George Caleb Bingham, James Lawrence Minor, 1844 (156)

Stories Behind the Portraits: Robert Patterson Clark


By descent in family.  The subject’s grandson detailed the history of his grandfather and the ownership of the painting on an upside down blank invoice. The painting and note passed down through several generations to the current owner.

George Caleb Bingham, Dr Pleasant Meredith Cox, 1859 (315)
Detailed provenance written by Robert Patterson Clark’s grandson, William Bennett Clark (1856-after 1930)

The extremely high and wide collar and neck cloth indicated indicated a date in the mid-1830s. Facts below pinpoint a probable time frame of February, March, or April 1835.


Robert Patterson Clark was born in Bedford County, Virginia, in 1791.  By the time he was 9, the Clark family had moved to Madison County, Kentucky. Robert was still a teenager when he studied law with his maternal uncle, David Bullock, passed the bar, and became the Clerk of Estill County, Kentucky. He was 20 when he married 17-year-old Malinda Trigg on October 17, 1811. The War of 1812 soon separated them. Clark returned home with the rank of captain. Their daughter, Elizabeth Trigg Patterson, was born on January 11, 1813; and a  son, Stephen Trigg, in 1815.[1]

In 1816/1817, Clark resigned his Estill County clerkship to move to Missouri Territory.  His entire family — his father, brothers, and sister — all traveled together to settle on the east bank of the Missouri River in the town of Franklin in Howard County, Missouri.  After the birth of their third child, Robert Patterson Clark, Jr., in 1817, Robert and Malinda moved across the river to Boonville in Cooper County.  Their son Bennett Christopher Clark (1819 – 1890), born on July 13, 1819, is said to have been the first white child born in Cooper County.[2]

When the river was passable, Robert, Malinda, and their children would have returned to Franklin for family events, such as the wedding on February 10, 1819, of Malinda’s younger sister Elizabeth (1801-1858), 17, to a 31-year-old entrepreneur from Lancaster, Pennsylvania, John Thornton (1787-1847).

George Caleb Bingham, John Thornton, 1835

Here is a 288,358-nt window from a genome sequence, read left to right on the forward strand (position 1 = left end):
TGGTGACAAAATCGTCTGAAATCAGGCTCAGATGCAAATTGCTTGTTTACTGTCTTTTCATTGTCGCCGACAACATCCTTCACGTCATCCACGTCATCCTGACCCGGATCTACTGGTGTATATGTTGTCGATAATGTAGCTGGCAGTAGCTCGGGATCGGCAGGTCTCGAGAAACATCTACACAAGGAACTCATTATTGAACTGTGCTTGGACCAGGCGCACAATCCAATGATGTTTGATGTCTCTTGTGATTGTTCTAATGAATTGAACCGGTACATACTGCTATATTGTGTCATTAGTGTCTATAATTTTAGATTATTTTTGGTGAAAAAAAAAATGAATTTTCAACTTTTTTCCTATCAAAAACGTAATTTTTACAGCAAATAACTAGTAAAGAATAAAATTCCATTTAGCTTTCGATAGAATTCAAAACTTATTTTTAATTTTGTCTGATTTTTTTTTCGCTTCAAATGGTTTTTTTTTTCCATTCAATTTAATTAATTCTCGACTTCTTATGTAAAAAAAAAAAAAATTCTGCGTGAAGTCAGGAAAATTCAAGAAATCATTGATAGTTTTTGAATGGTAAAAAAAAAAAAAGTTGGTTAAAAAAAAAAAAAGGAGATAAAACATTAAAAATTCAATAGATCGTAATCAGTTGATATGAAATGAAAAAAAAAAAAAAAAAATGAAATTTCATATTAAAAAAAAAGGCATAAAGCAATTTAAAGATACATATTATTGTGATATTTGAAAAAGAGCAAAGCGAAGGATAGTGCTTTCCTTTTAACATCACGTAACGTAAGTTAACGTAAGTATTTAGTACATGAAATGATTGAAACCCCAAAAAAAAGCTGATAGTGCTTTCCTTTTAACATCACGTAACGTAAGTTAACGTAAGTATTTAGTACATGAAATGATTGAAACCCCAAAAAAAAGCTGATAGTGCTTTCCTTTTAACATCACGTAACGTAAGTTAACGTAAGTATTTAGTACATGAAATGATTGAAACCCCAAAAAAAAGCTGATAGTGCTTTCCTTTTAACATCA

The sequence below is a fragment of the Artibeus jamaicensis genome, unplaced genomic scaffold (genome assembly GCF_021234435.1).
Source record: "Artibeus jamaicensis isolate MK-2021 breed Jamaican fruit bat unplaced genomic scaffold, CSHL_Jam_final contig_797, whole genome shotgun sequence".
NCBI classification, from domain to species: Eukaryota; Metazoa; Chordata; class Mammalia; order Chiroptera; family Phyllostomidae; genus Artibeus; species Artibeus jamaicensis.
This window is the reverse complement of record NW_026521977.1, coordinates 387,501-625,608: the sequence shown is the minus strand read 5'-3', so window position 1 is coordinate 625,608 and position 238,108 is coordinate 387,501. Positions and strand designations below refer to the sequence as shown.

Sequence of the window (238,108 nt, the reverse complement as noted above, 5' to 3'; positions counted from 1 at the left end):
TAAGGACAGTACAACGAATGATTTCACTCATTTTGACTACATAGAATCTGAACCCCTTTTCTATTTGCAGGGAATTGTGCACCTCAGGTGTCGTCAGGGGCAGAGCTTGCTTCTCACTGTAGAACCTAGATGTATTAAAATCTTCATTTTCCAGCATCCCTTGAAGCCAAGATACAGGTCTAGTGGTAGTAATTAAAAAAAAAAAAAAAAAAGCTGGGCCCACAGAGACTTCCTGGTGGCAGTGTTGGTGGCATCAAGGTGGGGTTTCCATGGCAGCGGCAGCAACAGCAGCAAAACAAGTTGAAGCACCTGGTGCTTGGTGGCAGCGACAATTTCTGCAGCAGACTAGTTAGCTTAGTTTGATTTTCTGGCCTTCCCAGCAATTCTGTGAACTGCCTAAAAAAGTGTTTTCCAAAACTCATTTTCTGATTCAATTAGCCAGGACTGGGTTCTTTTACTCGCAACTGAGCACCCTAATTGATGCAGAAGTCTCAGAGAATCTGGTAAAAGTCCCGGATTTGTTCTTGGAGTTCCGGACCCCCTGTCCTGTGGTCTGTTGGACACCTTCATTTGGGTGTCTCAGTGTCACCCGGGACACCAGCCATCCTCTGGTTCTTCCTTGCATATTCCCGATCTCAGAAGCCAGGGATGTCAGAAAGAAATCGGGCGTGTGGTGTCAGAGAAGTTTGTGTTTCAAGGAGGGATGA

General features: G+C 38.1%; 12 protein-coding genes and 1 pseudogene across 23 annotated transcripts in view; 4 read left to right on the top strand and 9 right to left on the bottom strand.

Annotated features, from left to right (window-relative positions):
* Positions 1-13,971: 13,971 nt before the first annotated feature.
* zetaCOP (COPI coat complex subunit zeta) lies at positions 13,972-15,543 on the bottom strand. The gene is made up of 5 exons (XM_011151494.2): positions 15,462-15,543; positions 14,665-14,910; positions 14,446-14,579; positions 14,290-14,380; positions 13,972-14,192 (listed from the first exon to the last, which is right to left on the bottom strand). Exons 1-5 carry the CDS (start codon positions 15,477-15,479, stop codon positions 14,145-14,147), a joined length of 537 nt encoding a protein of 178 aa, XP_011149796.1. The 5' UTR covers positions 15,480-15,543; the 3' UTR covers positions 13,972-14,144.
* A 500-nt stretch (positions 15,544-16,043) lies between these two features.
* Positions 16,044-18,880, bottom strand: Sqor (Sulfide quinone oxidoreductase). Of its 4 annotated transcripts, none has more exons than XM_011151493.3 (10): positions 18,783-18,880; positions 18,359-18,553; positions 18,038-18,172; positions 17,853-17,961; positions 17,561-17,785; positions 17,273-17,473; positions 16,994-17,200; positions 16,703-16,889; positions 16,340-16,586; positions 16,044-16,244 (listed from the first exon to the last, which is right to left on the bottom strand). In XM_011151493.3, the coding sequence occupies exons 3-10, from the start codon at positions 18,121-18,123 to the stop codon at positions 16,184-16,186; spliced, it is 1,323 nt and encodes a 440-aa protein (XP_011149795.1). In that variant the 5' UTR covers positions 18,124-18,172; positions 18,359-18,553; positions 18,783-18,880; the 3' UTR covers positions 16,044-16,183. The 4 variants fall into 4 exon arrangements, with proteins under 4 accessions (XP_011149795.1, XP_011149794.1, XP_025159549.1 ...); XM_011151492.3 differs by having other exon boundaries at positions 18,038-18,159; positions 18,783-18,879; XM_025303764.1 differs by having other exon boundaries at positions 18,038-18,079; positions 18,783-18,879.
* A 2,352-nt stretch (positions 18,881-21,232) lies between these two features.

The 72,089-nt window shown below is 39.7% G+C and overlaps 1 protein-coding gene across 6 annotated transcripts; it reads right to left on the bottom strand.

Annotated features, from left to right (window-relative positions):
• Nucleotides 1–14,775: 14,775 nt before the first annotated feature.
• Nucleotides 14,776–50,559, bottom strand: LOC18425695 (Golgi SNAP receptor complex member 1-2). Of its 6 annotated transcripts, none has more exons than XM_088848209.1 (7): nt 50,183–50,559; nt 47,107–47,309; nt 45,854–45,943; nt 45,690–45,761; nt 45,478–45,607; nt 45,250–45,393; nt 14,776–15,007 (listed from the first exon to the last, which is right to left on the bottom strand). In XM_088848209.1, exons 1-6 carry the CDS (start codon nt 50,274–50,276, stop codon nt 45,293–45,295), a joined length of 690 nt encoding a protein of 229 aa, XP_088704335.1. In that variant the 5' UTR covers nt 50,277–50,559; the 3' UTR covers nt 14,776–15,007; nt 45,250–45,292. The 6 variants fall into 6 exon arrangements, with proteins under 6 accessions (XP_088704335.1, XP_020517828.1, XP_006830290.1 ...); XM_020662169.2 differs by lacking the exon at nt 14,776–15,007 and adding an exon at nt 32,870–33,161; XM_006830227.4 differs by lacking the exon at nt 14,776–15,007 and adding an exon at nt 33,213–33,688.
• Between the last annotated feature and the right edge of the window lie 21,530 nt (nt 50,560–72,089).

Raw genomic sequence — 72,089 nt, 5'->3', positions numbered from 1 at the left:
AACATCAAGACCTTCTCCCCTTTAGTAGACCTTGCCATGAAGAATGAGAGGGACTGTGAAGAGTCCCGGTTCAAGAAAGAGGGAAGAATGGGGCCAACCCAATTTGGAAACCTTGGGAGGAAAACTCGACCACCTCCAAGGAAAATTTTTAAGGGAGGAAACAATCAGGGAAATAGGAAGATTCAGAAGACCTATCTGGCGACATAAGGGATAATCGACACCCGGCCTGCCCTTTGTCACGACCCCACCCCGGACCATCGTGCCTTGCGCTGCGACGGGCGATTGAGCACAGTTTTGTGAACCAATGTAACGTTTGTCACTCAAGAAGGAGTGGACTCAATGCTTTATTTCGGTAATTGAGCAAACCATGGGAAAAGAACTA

Kansas City Parks and Recreation Department

The next month, Judge David Todd (1786-1859), an uncle of Mary Todd (Mrs. Abraham Lincoln), appointed Robert Clark the first Circuit Court Clerk of Cooper County.[3] The first session of the Cooper County Court was held in the Clark home, a large one room cabin. Not only was court held there, the judge and attorneys lodged there. Clark expanded his home before the next year’s session.

In May, 1820, county voters elected Robert P. Clark to serve as one of three representatives to the Territory’s constitutional convention. He garnered 557 votes to the 400 and 395 votes for the other top candidates.[4] As a representative, he helped write Missouri’s constitution. He was one  of the signers of the document.  After Missouri became a state, Clark was appointed County Treasurer,[5] and later Postmaster, and then Commissioner of School Lands. He was still the County clerk and held all the positions simultaneously,[6]  but “they would not much more than support himself and family.”[7]

George Caleb Bingham, Portrait of an Elderly Woman, 1851 (245)
Clark House, Boonville, Missouri

Another of Malinda’s younger sisters, Dinah Ayres Trigg (1803-1886), 19, married Shubael Allen (1793-1841), 29, of Goshen, New York, the best friend of John Thornton, the husband of their sister Elizabeth, in Boonville on September 19, 1822, The two younger couples moved 100 miles west to the state’s frontier border, Liberty, Missouri. Two years later, on August 17, 1824, Malinda Clark, 30, died after giving birth to their fifth child, Malinda Dianna Clark (1824-1851).  Robert Clark waited a dozen years to remarry. For his  second wife,  he chose Susan Kennerly Terrell (1805-1897), a 30-year-old widow of Boonville physician, Dr. Christopher Johnson Terrell (1798-1833). In his first existing letter, George Caleb Bingham wrote, “[I] was equally surprised [to] learn that Capt. Clark should even think of getting married, or that Mrs. Terrell should accept such a mountain of a man.”[8] Not long after he penned those words, Bingham painted Clark’s portrait.